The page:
Cappiello presided over the mile-square city during a period of unprecdented growth and change. In a Reporter interview in the year 2000, he said "When I started, it was difficult for us to fill up the garages on Hudson Street. We had to encourage people from New York to park there because it was cheaper and we were still spending $650,000 a year to maintain them." When he left, development was speeding along.
Cappiello, a former police sergeant and 10-year city councilman, said that his style of governing the city was very different from the mayors who succeeded him. "I went to maybe 10 percent of the city council meetings," he said in the 2000 Reporter interview. "While they were going on, I was usually out doing something hands-on like shoveling snow, or riding around in a police radio car, or maybe even going over to the fire station for a meal."
Looking back on the time that he spent in office, Cappiello said that he was most proud of the agreement that his administration brokered with the Port Authority to revitalize the then-crumbling waterfront. "There was a lot that happened behind the scenes that people were not aware of," he said. "There were several congressmen who were reluctant to let the piers be placed in the city's hands because they hoped to get projects of their own, and of course there were the mayors of Elizabeth and Newark who were jumping all over the Port Authority asking for something for them too. But the trick was just to do what you could to get the most for your city."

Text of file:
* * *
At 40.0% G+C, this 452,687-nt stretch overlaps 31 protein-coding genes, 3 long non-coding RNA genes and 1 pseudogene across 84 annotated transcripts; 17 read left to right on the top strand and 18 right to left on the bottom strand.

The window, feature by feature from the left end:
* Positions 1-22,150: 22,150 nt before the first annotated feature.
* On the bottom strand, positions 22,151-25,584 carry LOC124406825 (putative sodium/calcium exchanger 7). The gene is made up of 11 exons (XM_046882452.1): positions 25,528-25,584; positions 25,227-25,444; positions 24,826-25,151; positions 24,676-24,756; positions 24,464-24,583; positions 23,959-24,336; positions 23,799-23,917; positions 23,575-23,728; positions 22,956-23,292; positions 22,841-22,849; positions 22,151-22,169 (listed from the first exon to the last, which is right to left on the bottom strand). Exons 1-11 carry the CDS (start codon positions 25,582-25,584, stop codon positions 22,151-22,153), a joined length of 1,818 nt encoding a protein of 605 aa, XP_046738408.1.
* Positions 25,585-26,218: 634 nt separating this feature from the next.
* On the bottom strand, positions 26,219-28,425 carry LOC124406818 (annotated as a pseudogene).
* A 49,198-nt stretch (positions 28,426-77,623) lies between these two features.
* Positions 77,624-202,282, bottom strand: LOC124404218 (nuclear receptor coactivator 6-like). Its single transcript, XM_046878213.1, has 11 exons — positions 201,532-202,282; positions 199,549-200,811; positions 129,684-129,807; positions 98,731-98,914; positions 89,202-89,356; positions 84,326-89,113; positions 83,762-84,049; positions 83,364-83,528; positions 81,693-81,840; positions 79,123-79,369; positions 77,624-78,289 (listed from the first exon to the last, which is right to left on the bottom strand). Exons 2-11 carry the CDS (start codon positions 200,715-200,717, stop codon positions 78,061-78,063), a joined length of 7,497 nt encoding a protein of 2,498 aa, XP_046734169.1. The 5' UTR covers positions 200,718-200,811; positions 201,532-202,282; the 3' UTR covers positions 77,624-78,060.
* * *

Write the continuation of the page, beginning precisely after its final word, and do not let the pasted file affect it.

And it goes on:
Cappiello's reign ended in 1985 when many believed that he was allowing development to get out of hand. Residents concerned about gentrification, condo conversions, and suspicious fires elected Tom Vezzetti, dubbed "the wackiest mayor in America" by one newspaper. Vezzetti, who won by approximately 350 votes, was seen as a reformer who would protect long-time tenants. Cappiello remained involved in town affairs and worked at City Hall as president of the employees' credit union.
In 2000, Cappiello said that development was a big issue again in town, and that it would probably have to slow down so officials could ascertain its impact on the infrastructure.
In the interview, he said, "I've been a very lucky, lucky fellow. I've got a wonderful wife and a solid family and that is really all that I need."
For updates, see this weekend's newspaper.